Sunday, May 26, 2024


City Kemp News

Matching bone marrow cells sourced from across the world

Narayana Health City treats four Sri Lankan children suffering from thalassemia major, a life-threatening disorder, through unrelated donor bone marrow transplant. The doctors sourced matching bone marrow cells from unrelated donors from across the world and carried out the transplants at Bone Marrow Transplant Unit at the Mazumdar Shaw Cancer Centre, Narayana Health City. Patients included, 15 months old Nethumi Shenaya Rajapaksha Bomaluwe, 4-year-old Suwini Umeda Shreemali Balasooriya, 5-year-old Purna and 10-year-old Mithun Dilesh Welgamage.
Thalassemia major is a rare genetic blood disorder wherein, the body fails to produce enough red cells and the ones that are formed also die soon resulting in very low haemoglobin levels. These patients need lifelong blood transfusion and lifespan is very short. Sri Lanka faces several challenges while dealing with complex cases, especially those who don’t have any family matched donors for transplant and Narayana Health City offered to help. The common treatment for thalassemia major is blood transfusion. However, the continuous transfusions can cause complications like iron overload and blood- borne infections. Bone marrow transplant is the curative option and hence the families of the four Sri Lankan children decided to opt for this treatment modality.
For Narayana Health City, it was a challenge to meet, as all previous attempts elsewhere to find matching bone marrow donors in the families of these children had failed. Fortunately, the team could find matching donors for all four children. While Suwini and Purna found saviours in Datri Registry (India), the other two found matching donors from German Registry (DKMS) in London.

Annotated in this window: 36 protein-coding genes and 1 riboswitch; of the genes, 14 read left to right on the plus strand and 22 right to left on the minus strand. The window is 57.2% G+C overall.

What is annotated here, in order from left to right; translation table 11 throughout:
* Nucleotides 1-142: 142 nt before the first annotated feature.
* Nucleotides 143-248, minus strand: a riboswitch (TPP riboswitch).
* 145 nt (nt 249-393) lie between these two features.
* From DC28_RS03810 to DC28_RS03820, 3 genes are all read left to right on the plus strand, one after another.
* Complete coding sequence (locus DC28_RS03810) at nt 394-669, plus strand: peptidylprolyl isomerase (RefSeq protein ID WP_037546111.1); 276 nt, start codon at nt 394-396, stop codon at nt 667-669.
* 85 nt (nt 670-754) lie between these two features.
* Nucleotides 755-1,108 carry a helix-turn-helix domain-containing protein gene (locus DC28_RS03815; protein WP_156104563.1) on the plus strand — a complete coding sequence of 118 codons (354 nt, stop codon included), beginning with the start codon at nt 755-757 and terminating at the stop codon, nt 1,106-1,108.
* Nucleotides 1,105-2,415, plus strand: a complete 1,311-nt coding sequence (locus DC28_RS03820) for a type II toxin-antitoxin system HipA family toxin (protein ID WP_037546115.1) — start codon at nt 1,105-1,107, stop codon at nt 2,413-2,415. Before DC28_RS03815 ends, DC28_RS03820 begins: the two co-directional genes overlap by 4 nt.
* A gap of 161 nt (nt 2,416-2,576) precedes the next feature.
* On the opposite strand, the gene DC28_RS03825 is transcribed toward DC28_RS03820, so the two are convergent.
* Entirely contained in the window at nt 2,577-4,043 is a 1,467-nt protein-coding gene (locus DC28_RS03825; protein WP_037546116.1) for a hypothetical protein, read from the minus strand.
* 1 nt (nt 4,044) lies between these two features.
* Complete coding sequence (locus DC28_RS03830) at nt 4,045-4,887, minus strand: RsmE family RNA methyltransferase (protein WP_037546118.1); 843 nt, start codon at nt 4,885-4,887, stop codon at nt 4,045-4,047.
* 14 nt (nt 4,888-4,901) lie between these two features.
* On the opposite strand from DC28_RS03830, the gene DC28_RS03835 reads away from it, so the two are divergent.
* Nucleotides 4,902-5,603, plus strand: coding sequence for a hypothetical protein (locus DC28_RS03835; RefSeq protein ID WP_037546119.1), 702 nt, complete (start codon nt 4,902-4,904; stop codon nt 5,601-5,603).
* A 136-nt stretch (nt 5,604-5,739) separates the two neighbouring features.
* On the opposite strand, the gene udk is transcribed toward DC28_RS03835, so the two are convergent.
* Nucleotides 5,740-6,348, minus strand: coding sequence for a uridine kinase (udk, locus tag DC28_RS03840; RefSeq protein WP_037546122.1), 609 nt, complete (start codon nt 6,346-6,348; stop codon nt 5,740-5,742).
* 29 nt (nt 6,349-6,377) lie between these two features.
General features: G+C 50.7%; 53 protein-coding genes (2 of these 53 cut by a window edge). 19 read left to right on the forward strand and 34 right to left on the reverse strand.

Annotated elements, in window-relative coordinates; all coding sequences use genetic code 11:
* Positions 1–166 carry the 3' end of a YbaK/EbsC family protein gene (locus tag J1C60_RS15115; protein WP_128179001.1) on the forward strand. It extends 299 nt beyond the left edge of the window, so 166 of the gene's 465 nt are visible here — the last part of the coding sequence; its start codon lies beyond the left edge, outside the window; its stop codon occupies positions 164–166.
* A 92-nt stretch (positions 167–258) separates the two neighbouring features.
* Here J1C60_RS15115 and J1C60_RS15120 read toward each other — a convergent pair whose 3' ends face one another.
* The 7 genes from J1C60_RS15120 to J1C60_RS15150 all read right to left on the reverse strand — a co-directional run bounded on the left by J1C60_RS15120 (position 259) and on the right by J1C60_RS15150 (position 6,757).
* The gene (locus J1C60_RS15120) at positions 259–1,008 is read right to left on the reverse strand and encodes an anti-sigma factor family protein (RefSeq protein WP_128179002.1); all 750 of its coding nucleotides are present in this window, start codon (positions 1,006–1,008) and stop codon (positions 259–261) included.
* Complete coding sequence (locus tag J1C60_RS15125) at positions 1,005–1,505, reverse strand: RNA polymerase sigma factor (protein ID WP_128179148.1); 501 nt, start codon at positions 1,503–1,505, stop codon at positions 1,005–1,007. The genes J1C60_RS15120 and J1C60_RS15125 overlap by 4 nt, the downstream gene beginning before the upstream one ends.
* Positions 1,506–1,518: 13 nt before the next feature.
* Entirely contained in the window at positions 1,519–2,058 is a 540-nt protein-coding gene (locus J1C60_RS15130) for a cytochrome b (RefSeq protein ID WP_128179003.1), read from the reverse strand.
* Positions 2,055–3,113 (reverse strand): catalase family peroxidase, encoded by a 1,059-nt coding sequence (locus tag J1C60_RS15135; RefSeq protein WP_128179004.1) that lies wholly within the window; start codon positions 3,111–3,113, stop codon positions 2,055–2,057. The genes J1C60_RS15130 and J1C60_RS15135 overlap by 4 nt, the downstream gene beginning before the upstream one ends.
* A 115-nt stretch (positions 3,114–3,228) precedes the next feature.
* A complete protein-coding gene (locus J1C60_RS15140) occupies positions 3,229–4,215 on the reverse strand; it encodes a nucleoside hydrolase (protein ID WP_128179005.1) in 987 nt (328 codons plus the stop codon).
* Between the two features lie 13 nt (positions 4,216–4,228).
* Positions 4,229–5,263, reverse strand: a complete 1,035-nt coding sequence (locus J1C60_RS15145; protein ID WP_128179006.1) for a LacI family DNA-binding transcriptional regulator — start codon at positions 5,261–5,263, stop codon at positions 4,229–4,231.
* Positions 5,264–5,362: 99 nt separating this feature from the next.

Elaborating about the treatment, Dr. Sunil Bhat, Senior Consultant and Head of Paediatric Haematology, Oncology and Bone Marrow Transplant at Narayana Health City, said, “Apart from finding human leukocyte antigen (HLA) matched donors for all the 4 children the biggest challenge was to ensure acceptance of the stem cells by the recipient’s system. In unrelated bone marrow transplant, unlike in related donors, the genetic makeup and immune systems in the recipient and the donor are very different. Hence the chances for complications both during and post-transplant are very high. Fortunately, in the case of these children their body responded very positively to the transplant and that has helped us to cure them of thalassemia major. He also pointed out that the chances of finding matched donors are far better from same ethnic background. As there are no unrelated donor registries in Sri Lanka, finding a donor for them is a challenge”
Over the years, cases such as these have propelled Narayana Health City to be the most sought-after health destination for both national and international patients. With its state-of-the-art facilities and experienced doctors, Narayana has not only become a center of excellence for heart problems, which it already has earned a name for, but a leading referral centre for a wide array of treatments including bone marrow transplant.
Sharing his joy, Mr. Jayantha Boolasooriya, father of Suwini Umeda Shreemali Balasooriya, who is the Secretary of The Thalassemia Society as well said, “Back home thalassemia major is considered as an incurable disease especially for children who do not have related donors. The children depend on blood transfusion and thereby succumb to fatalities very early in life. Thankfully, we happened to hear about the bone marrow transplant unit at Narayana Health City. We are grateful to Dr. Sunil Bhat and the entire team for not only curing my daughter but also the children of my friends from this dreadful disease.” Mr Balasooriya also emphasised the need for donor registry in Sri Lanka and having such expertise there in order to help more and more patients.
The Bone Marrow Transplant Unit at the Mazumdar Shaw Cancer Centre, Narayana Health City, is recognized world-over as a leading referral centre for both autologous and allogenic stem cell transplant. The unit has completed more than 775 stem cell transplants, including the complex transplants like Haplo-identical (half matched transplants) and unrelated transplants.

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